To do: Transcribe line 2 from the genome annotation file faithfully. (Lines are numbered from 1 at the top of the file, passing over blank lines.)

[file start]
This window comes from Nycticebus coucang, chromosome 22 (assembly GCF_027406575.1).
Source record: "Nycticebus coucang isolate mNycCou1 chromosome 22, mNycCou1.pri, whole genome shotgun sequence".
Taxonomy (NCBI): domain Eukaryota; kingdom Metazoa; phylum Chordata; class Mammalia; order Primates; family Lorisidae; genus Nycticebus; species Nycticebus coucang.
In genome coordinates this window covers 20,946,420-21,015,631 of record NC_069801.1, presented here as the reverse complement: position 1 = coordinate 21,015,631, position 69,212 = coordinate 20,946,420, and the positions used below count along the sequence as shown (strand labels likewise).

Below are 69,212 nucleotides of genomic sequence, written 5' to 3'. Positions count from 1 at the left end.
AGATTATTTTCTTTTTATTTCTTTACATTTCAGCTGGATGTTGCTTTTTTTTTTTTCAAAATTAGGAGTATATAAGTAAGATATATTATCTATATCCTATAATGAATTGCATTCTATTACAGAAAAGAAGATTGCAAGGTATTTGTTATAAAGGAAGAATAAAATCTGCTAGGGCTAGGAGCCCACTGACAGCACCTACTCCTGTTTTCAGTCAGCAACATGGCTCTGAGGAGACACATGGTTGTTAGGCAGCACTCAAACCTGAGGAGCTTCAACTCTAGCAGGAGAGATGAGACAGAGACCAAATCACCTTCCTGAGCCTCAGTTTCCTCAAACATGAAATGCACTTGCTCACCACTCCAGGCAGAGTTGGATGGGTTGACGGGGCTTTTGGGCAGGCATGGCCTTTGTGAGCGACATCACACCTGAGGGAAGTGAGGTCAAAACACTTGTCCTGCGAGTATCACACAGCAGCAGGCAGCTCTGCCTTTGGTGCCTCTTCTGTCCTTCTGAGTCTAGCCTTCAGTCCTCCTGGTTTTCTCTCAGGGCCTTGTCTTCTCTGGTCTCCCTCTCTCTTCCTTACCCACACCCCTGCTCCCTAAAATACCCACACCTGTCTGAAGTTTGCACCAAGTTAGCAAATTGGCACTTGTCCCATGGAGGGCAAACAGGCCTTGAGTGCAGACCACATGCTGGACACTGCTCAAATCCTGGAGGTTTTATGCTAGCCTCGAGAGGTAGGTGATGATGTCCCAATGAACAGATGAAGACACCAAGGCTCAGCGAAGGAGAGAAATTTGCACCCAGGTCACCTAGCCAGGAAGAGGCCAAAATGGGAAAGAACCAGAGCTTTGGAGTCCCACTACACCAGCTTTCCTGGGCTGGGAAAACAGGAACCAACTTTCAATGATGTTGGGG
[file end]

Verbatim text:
Source record: "Nycticebus coucang isolate mNycCou1 chromosome 22, mNycCou1.pri, whole genome shotgun sequence".